For January, February, and March IMME is going for drier than normal over the NW and much wetter  across CA.  Classic strong El Nino pattern.  Big relief for California.

What about temperatures? Both fall and winter are predicted to be warmer than normal by 1-2C.  Substantially less warm than last winter over us. That  will reduce our snowpack.


So temperatures and precipitation are running near normal now and I expect the same will be true for precipitation overall until the first of the year.  There will be rain and storms and we will have an opportunity to fill our reservoirs.   After the new year it will be warmer and drier than normal, but not as warm as last year.  So there should be a far healthier snowpack on April 1, but less than normal.

Armed with this knowledge, the folks than manage our reservoirs should store as much water as possible as early as possible.  We tend not to have major floods in strong El Nino years, so they can fill the reservoirs higher than normal with less fear of dangerous overtopping.

The drought is not going to get worse and we should be in a much better place next spring than this year.  And California will get substantial relief.

I really worry that some of the media and in political circles are going too far in painting an end of the world picture for next year.   Crying wolf undercuts credibility.

Wednesday, September 23, 2015

The Smoke Has Cleared

The media is generally full of gloom and doom, so here is some good news.  The skies of the Northwest are nearly clear of smoke, with most of the fires either out or highly contained.

Consider some of the NASA MODIS imagery.  Yesterday (Tuesday) afternoon's image, shows little evidence of smoke, except for a hint over the far NE section of the State.


Compare that to 2012 on the same date (below).  Smoke land.  Temperatures have been relative normal the past month, with occasional rain moving in.  And very few thunderstorms.  It has made a huge difference.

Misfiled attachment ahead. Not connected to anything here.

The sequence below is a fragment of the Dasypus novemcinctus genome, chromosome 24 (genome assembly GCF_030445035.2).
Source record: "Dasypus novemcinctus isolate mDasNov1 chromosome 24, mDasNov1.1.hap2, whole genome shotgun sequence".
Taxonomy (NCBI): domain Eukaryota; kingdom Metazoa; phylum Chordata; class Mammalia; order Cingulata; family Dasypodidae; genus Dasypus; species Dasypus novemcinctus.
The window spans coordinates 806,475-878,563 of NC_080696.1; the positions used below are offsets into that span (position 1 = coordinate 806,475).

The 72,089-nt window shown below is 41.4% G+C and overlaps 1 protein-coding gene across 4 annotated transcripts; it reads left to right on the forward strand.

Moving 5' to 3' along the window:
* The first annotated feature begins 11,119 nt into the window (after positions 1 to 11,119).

Even the California fires have declined substantially, with very little smoke evident.

The latest air quality data for throughout the State shows good air quality everywhere (green dots).  This should certainly impress our Chinese visitors.


The view from the SpaceNeedle cam at 10:40 AM shows a finely defined Olympic Mts. in the distance.


To get an idea of the improvement, Here is the particulate levels (PM2.5 small particles for this summer from Seattle (blue), Omak (red), Winthrop (green) and Spokane (orange).  The really bad air quality (PM2.5 over 100) was limited to two weeks in August, after lightning started fires after a dry, warm summer.    The situation is hugely better now.


During the next few days, a weak front will be moving over us, bringing cooling and more rain to the Cascades and western WA.  So expect air quality to remain good for most.

The biggest air quality issue will now switch to woodsmoke from fireplaces and wood stoves, which settles into low spots during cool, autumn mornings.  And, of course, there are those Volkswagen diesels....